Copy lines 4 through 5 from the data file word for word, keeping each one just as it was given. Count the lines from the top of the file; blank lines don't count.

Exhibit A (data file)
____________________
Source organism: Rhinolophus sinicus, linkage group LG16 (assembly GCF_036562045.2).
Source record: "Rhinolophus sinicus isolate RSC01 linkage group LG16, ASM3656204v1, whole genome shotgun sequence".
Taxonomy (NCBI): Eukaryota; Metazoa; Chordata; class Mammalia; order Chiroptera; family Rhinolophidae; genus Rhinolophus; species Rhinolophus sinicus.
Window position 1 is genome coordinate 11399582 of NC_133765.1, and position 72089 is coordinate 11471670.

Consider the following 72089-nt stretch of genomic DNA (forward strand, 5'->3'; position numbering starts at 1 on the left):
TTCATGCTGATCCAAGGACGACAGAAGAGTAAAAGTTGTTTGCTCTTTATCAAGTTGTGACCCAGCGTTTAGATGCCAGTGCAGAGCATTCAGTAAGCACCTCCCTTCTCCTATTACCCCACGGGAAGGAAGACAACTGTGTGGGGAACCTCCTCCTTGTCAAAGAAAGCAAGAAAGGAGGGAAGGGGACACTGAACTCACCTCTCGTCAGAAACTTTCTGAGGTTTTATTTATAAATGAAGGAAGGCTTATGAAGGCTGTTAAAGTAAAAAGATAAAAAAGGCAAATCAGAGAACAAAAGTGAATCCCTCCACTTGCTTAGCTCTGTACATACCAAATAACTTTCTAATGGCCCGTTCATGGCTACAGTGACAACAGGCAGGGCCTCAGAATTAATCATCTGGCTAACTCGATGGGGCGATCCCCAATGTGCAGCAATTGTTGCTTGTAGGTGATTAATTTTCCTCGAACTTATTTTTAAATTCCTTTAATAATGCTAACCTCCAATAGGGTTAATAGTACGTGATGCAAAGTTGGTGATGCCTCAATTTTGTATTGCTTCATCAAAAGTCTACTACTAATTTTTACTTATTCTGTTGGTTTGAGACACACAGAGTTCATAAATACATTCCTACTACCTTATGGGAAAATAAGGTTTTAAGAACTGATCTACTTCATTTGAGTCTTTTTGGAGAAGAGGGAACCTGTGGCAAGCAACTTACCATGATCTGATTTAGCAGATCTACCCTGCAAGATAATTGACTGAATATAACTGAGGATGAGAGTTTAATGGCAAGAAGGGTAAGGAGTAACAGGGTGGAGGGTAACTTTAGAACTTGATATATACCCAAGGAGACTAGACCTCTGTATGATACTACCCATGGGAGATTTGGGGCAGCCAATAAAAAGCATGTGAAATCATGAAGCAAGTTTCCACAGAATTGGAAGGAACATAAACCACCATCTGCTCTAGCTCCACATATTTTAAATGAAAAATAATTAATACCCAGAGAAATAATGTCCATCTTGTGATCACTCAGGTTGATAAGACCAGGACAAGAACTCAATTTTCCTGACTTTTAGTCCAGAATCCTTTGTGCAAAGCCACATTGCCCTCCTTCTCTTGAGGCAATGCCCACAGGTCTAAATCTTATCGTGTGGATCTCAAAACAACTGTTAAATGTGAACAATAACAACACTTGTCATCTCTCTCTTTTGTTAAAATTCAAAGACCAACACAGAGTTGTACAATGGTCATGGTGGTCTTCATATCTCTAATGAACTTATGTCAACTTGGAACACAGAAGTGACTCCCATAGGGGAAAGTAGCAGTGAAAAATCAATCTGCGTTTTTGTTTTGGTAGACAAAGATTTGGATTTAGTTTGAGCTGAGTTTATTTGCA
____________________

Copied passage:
Window position 1 is genome coordinate 11399582 of NC_133765.1, and position 72089 is coordinate 11471670.

Consider the following 72089-nt stretch of genomic DNA (forward strand, 5'->3'; position numbering starts at 1 on the left):